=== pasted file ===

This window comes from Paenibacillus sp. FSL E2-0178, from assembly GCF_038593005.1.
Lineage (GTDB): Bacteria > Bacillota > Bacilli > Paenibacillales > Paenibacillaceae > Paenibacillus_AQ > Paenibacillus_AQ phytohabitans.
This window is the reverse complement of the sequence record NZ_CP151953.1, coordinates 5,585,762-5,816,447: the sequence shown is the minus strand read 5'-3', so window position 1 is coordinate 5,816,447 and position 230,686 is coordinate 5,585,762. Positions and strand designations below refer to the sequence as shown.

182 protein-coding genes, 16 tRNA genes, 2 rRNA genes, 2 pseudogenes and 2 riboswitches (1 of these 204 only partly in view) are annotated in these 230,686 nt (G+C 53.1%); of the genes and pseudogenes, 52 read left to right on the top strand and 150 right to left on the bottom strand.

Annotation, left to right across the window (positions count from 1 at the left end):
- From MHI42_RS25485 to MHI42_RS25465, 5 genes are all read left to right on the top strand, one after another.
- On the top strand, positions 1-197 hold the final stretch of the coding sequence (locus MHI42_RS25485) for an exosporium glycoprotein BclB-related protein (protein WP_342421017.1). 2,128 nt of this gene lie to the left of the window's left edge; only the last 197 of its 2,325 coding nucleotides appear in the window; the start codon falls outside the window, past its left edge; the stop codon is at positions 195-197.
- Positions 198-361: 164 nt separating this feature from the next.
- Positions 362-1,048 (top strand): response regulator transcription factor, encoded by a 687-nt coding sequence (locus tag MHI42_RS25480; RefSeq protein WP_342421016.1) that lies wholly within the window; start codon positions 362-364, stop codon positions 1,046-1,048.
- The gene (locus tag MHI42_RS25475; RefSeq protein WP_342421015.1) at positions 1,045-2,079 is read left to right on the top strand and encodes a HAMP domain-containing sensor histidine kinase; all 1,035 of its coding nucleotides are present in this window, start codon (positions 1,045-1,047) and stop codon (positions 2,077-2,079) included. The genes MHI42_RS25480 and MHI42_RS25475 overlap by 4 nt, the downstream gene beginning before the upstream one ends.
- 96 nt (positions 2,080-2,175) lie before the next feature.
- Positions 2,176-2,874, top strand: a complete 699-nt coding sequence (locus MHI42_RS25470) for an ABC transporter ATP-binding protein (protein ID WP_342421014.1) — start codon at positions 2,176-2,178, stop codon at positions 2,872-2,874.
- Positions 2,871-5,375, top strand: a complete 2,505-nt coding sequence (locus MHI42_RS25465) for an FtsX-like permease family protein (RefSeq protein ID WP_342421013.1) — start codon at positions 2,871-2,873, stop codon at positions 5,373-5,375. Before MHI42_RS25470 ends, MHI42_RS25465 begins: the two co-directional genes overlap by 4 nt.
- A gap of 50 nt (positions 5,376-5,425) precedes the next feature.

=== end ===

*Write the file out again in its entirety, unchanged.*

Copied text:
This window comes from Paenibacillus sp. FSL E2-0178, from assembly GCF_038593005.1.
Lineage (GTDB): Bacteria > Bacillota > Bacilli > Paenibacillales > Paenibacillaceae > Paenibacillus_AQ > Paenibacillus_AQ phytohabitans.
This window is the reverse complement of the sequence record NZ_CP151953.1, coordinates 5,585,762-5,816,447: the sequence shown is the minus strand read 5'-3', so window position 1 is coordinate 5,816,447 and position 230,686 is coordinate 5,585,762. Positions and strand designations below refer to the sequence as shown.

182 protein-coding genes, 16 tRNA genes, 2 rRNA genes, 2 pseudogenes and 2 riboswitches (1 of these 204 only partly in view) are annotated in these 230,686 nt (G+C 53.1%); of the genes and pseudogenes, 52 read left to right on the top strand and 150 right to left on the bottom strand.

Annotation, left to right across the window (positions count from 1 at the left end):
- From MHI42_RS25485 to MHI42_RS25465, 5 genes are all read left to right on the top strand, one after another.
- On the top strand, positions 1-197 hold the final stretch of the coding sequence (locus MHI42_RS25485) for an exosporium glycoprotein BclB-related protein (protein WP_342421017.1). 2,128 nt of this gene lie to the left of the window's left edge; only the last 197 of its 2,325 coding nucleotides appear in the window; the start codon falls outside the window, past its left edge; the stop codon is at positions 195-197.
- Positions 198-361: 164 nt separating this feature from the next.
- Positions 362-1,048 (top strand): response regulator transcription factor, encoded by a 687-nt coding sequence (locus tag MHI42_RS25480; RefSeq protein WP_342421016.1) that lies wholly within the window; start codon positions 362-364, stop codon positions 1,046-1,048.
- The gene (locus tag MHI42_RS25475; RefSeq protein WP_342421015.1) at positions 1,045-2,079 is read left to right on the top strand and encodes a HAMP domain-containing sensor histidine kinase; all 1,035 of its coding nucleotides are present in this window, start codon (positions 1,045-1,047) and stop codon (positions 2,077-2,079) included. The genes MHI42_RS25480 and MHI42_RS25475 overlap by 4 nt, the downstream gene beginning before the upstream one ends.
- 96 nt (positions 2,080-2,175) lie before the next feature.
- Positions 2,176-2,874, top strand: a complete 699-nt coding sequence (locus MHI42_RS25470) for an ABC transporter ATP-binding protein (protein ID WP_342421014.1) — start codon at positions 2,176-2,178, stop codon at positions 2,872-2,874.
- Positions 2,871-5,375, top strand: a complete 2,505-nt coding sequence (locus MHI42_RS25465) for an FtsX-like permease family protein (RefSeq protein ID WP_342421013.1) — start codon at positions 2,871-2,873, stop codon at positions 5,373-5,375. Before MHI42_RS25470 ends, MHI42_RS25465 begins: the two co-directional genes overlap by 4 nt.
- A gap of 50 nt (positions 5,376-5,425) precedes the next feature.